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Thursday 6.11 

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Raleigh
David Ebershoff

Quail Ridge Books & Music—Author David Ebershoff returns with his third novel, The 19th Wife, which transmutes history and mystery into a rich sociological tapestry. The novel's parallel stories involve polygamy among the Church of Jesus Christ of Latter-day Saints: One strand involves Ann Eliza Young, who became a crusader against plural marriage after her betrothal to Brigham Young. Another modern plotline concerns a man investigating which of his father's wives murdered him. Ebershoff writes with an eagle eye for historical detail to give an accurate picture of life within the community, both in the 1800s and today. He also incorporates various types of texts to layer information from different viewpoints to give the audience a well-rounded perspective. Ebershoff's book is out in paperback now, and he will read from it tonight at 7:30. For more information, visit quailridgebooks.com. —Sarah Ewald



Durham
Beverly "Guitar" Watkins

American Tobacco Campus—Don't you wish your grandma could wail like this? As Beverly Watkins closes in on her 70th birthday, she's earned her "Guitar" appellative several times over: Given a six-string by her aunt in primary school, Watkins was reared on her grandmother's records of early 20th-century blues women like Ma Rainey, Bessie Smith and Memphis Minnie before she joined the band of albino Memphis howler Piano Red half a century ago. Watkins' solo debut arrived 40 years later, earning her a W.C. Handy Award nomination. Live, she delivers a smoking brand of blues that's filled with more joy than sorrow. Whether she's dancing a little boogie or laying down some harp, Watkins makes you believe when she sings she's "gonna rock some more," whatever her age. The free outdoor show gets rolling at 6 p.m. —Spencer Griffith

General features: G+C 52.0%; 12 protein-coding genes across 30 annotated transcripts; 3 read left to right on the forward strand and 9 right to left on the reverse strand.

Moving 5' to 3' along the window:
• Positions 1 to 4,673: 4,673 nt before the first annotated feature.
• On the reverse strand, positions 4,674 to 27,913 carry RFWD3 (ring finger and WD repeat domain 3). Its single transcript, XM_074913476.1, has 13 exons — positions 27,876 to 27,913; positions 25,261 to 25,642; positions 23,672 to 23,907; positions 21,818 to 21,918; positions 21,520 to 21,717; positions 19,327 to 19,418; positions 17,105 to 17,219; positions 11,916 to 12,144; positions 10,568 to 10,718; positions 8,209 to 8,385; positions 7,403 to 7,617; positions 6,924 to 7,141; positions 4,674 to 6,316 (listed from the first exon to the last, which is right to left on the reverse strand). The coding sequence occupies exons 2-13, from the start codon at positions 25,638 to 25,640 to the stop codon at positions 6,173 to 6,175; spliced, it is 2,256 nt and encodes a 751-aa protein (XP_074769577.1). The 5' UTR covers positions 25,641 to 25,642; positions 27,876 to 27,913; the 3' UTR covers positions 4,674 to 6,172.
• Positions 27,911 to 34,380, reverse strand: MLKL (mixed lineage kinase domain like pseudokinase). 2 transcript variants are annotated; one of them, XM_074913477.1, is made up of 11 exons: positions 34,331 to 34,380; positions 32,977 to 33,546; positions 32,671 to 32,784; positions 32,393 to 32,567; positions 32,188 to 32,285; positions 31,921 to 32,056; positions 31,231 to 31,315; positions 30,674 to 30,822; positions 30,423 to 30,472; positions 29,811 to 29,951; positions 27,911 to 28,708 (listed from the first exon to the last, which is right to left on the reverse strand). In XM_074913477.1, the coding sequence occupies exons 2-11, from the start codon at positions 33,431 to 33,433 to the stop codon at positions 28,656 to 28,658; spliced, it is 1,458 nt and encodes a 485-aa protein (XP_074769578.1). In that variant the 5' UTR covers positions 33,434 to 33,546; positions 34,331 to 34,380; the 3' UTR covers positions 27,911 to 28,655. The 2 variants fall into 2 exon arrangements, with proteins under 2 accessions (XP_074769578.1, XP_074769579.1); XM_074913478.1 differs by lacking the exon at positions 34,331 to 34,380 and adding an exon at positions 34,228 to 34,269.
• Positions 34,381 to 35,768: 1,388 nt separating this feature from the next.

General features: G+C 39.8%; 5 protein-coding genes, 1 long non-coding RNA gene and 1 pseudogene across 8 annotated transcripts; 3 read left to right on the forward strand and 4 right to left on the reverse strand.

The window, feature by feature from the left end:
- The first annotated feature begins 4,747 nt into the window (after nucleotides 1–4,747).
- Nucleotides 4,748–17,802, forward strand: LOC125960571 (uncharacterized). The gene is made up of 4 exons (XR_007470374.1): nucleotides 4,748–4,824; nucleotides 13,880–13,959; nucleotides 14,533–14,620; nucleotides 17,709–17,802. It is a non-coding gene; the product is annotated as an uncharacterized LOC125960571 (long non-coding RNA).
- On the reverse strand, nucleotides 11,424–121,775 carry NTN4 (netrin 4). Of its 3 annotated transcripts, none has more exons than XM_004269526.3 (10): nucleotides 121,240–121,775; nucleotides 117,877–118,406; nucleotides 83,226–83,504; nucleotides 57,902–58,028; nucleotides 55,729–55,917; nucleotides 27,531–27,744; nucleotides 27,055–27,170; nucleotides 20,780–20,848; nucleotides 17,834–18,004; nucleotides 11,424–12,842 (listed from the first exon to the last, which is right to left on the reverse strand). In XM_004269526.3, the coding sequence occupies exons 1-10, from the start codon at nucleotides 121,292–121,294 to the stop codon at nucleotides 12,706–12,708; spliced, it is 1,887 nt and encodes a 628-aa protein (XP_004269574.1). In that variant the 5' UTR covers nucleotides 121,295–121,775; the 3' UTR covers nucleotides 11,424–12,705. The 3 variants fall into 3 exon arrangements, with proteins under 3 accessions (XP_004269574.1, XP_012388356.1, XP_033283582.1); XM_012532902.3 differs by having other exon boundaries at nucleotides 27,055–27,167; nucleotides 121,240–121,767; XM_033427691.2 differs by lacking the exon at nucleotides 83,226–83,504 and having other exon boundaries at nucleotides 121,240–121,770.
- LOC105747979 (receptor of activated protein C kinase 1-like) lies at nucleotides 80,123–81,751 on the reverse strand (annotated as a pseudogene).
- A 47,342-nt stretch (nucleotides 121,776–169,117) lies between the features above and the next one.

Durham
Not Yet Rain

Durham Arts Council—With the issue of reproductive rights and the practice of safe abortion on the minds of Americans, it's vital to expand our view from local to global and realize that reproductive values and the safety of women is an issue of worldwide importance. IPAS, the Chapel Hill-based organization devoted to promoting the sexual and reproductive health of the world's women, screens its new documentary, Not Yet Rain. This film explores abortion in Ethiopia through the personal narratives of two young women, Tigist and Belynash, who have become pregnant following rapes. The film offers a picture of conditions in third-world countries through interviews with health-care providers, advocates, traditional healers and women affected by unsafe abortion practices. Lend an eye and ear to international women's struggles for reproductive safety tonight at 7. Admission is free. Live music and a discussion follow the screening. —Kathy Justice


Raleigh
Kevin Pollak

Goodnight's Comedy Club—Actor and comedian Kevin Pollak has been a visible face in Hollywood for years, popping up in roles ranging from the dramatic (A Few Good Men, Deterrence) to the lightly comic (Grumpy Old Men, The Whole Nine Yards) to the darkly comic (The Usual Suspects and many more) to well-beneath-him gigs in films like She's All That. He also does the best damn Christopher Walken and William Shatner impressions of any comedian, to the point that he's even written about how to successfully impersonate Shatner—a valuable skill for anyone to have. For all his acting work and general service to humanity, Pollak remains a standup at heart, and will appear at Goodnight's through Saturday with special guest, Big A. There are no passes or discounts for the show. Ticket prices and showtimes vary; for more information, visit www.goodnightscomedy.com or call 828-5233. —Zack Smith

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